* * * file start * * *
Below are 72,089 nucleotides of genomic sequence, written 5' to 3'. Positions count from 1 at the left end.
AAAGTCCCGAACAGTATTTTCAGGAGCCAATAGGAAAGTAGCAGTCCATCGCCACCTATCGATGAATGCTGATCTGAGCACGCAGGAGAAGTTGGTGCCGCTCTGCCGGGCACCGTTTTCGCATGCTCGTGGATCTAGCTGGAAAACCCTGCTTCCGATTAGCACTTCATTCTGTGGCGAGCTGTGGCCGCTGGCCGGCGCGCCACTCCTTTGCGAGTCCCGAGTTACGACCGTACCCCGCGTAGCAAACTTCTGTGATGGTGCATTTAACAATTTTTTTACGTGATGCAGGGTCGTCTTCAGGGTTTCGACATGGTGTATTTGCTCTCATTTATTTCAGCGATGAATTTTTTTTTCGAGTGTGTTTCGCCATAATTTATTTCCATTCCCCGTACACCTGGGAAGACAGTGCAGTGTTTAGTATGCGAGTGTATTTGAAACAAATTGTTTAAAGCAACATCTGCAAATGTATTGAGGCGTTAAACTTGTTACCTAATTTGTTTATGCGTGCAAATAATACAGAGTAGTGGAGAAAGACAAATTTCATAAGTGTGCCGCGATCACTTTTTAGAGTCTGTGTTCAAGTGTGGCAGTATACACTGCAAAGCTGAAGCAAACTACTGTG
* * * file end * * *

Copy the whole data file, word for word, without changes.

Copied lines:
Below are 72,089 nucleotides of genomic sequence, written 5' to 3'. Positions count from 1 at the left end.
AAAGTCCCGAACAGTATTTTCAGGAGCCAATAGGAAAGTAGCAGTCCATCGCCACCTATCGATGAATGCTGATCTGAGCACGCAGGAGAAGTTGGTGCCGCTCTGCCGGGCACCGTTTTCGCATGCTCGTGGATCTAGCTGGAAAACCCTGCTTCCGATTAGCACTTCATTCTGTGGCGAGCTGTGGCCGCTGGCCGGCGCGCCACTCCTTTGCGAGTCCCGAGTTACGACCGTACCCCGCGTAGCAAACTTCTGTGATGGTGCATTTAACAATTTTTTTACGTGATGCAGGGTCGTCTTCAGGGTTTCGACATGGTGTATTTGCTCTCATTTATTTCAGCGATGAATTTTTTTTTCGAGTGTGTTTCGCCATAATTTATTTCCATTCCCCGTACACCTGGGAAGACAGTGCAGTGTTTAGTATGCGAGTGTATTTGAAACAAATTGTTTAAAGCAACATCTGCAAATGTATTGAGGCGTTAAACTTGTTACCTAATTTGTTTATGCGTGCAAATAATACAGAGTAGTGGAGAAAGACAAATTTCATAAGTGTGCCGCGATCACTTTTTAGAGTCTGTGTTCAAGTGTGGCAGTATACACTGCAAAGCTGAAGCAAACTACTGTG